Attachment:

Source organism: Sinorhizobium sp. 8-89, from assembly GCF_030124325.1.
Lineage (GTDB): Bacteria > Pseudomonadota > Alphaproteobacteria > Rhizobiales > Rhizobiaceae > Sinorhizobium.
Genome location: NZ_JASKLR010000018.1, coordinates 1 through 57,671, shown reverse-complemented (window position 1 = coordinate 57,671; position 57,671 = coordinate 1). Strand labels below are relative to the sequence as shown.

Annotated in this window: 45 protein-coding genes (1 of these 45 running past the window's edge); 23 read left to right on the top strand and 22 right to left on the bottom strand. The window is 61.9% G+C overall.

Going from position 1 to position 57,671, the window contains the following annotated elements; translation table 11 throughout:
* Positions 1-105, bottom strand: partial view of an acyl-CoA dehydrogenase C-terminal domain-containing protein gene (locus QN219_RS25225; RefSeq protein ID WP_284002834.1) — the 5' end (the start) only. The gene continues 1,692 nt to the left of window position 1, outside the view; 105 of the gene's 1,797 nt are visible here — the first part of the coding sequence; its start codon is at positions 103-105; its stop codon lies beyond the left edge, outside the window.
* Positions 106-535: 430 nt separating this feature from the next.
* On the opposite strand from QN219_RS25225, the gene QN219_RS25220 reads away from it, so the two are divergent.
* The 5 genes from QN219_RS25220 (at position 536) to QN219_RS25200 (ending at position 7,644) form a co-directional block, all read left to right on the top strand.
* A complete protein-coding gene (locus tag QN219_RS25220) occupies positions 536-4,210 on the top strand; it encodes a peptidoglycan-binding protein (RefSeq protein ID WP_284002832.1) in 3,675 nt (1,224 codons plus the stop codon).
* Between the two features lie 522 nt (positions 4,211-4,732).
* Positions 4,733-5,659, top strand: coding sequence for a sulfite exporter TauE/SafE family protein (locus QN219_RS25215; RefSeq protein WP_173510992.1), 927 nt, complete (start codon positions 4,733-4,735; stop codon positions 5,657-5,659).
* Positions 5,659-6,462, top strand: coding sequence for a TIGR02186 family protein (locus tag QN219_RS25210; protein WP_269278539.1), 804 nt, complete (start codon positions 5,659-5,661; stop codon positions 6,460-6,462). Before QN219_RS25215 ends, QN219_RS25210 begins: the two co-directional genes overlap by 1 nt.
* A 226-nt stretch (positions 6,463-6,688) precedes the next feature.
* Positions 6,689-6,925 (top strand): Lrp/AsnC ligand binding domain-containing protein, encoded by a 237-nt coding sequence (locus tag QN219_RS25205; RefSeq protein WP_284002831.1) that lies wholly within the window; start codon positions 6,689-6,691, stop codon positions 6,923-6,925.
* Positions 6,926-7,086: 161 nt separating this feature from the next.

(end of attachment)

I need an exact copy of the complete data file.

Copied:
Source organism: Sinorhizobium sp. 8-89, from assembly GCF_030124325.1.
Lineage (GTDB): Bacteria > Pseudomonadota > Alphaproteobacteria > Rhizobiales > Rhizobiaceae > Sinorhizobium.
Genome location: NZ_JASKLR010000018.1, coordinates 1 through 57,671, shown reverse-complemented (window position 1 = coordinate 57,671; position 57,671 = coordinate 1). Strand labels below are relative to the sequence as shown.

Annotated in this window: 45 protein-coding genes (1 of these 45 running past the window's edge); 23 read left to right on the top strand and 22 right to left on the bottom strand. The window is 61.9% G+C overall.

Going from position 1 to position 57,671, the window contains the following annotated elements; translation table 11 throughout:
* Positions 1-105, bottom strand: partial view of an acyl-CoA dehydrogenase C-terminal domain-containing protein gene (locus QN219_RS25225; RefSeq protein ID WP_284002834.1) — the 5' end (the start) only. The gene continues 1,692 nt to the left of window position 1, outside the view; 105 of the gene's 1,797 nt are visible here — the first part of the coding sequence; its start codon is at positions 103-105; its stop codon lies beyond the left edge, outside the window.
* Positions 106-535: 430 nt separating this feature from the next.
* On the opposite strand from QN219_RS25225, the gene QN219_RS25220 reads away from it, so the two are divergent.
* The 5 genes from QN219_RS25220 (at position 536) to QN219_RS25200 (ending at position 7,644) form a co-directional block, all read left to right on the top strand.
* A complete protein-coding gene (locus tag QN219_RS25220) occupies positions 536-4,210 on the top strand; it encodes a peptidoglycan-binding protein (RefSeq protein ID WP_284002832.1) in 3,675 nt (1,224 codons plus the stop codon).
* Between the two features lie 522 nt (positions 4,211-4,732).
* Positions 4,733-5,659, top strand: coding sequence for a sulfite exporter TauE/SafE family protein (locus QN219_RS25215; RefSeq protein WP_173510992.1), 927 nt, complete (start codon positions 4,733-4,735; stop codon positions 5,657-5,659).
* Positions 5,659-6,462, top strand: coding sequence for a TIGR02186 family protein (locus tag QN219_RS25210; protein WP_269278539.1), 804 nt, complete (start codon positions 5,659-5,661; stop codon positions 6,460-6,462). Before QN219_RS25215 ends, QN219_RS25210 begins: the two co-directional genes overlap by 1 nt.
* A 226-nt stretch (positions 6,463-6,688) precedes the next feature.
* Positions 6,689-6,925 (top strand): Lrp/AsnC ligand binding domain-containing protein, encoded by a 237-nt coding sequence (locus tag QN219_RS25205; RefSeq protein WP_284002831.1) that lies wholly within the window; start codon positions 6,689-6,691, stop codon positions 6,923-6,925.
* Positions 6,926-7,086: 161 nt separating this feature from the next.